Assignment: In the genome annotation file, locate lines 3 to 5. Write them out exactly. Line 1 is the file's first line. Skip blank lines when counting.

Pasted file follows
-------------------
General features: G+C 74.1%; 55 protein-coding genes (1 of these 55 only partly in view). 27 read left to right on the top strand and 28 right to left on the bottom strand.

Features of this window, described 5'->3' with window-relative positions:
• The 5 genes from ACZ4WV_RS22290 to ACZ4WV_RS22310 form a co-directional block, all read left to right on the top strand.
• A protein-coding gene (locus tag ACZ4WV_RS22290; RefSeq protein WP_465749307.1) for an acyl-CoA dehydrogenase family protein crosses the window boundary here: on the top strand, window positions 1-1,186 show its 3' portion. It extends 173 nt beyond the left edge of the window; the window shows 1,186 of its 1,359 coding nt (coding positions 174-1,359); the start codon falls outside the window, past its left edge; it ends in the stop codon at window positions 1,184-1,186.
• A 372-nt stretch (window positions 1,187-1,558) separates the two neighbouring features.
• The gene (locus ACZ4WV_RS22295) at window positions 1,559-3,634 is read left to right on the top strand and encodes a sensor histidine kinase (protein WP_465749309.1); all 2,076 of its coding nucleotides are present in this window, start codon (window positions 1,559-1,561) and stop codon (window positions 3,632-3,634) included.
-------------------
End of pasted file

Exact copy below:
• The 5 genes from ACZ4WV_RS22290 to ACZ4WV_RS22310 form a co-directional block, all read left to right on the top strand.
• A protein-coding gene (locus tag ACZ4WV_RS22290; RefSeq protein WP_465749307.1) for an acyl-CoA dehydrogenase family protein crosses the window boundary here: on the top strand, window positions 1-1,186 show its 3' portion. It extends 173 nt beyond the left edge of the window; the window shows 1,186 of its 1,359 coding nt (coding positions 174-1,359); the start codon falls outside the window, past its left edge; it ends in the stop codon at window positions 1,184-1,186.
• A 372-nt stretch (window positions 1,187-1,558) separates the two neighbouring features.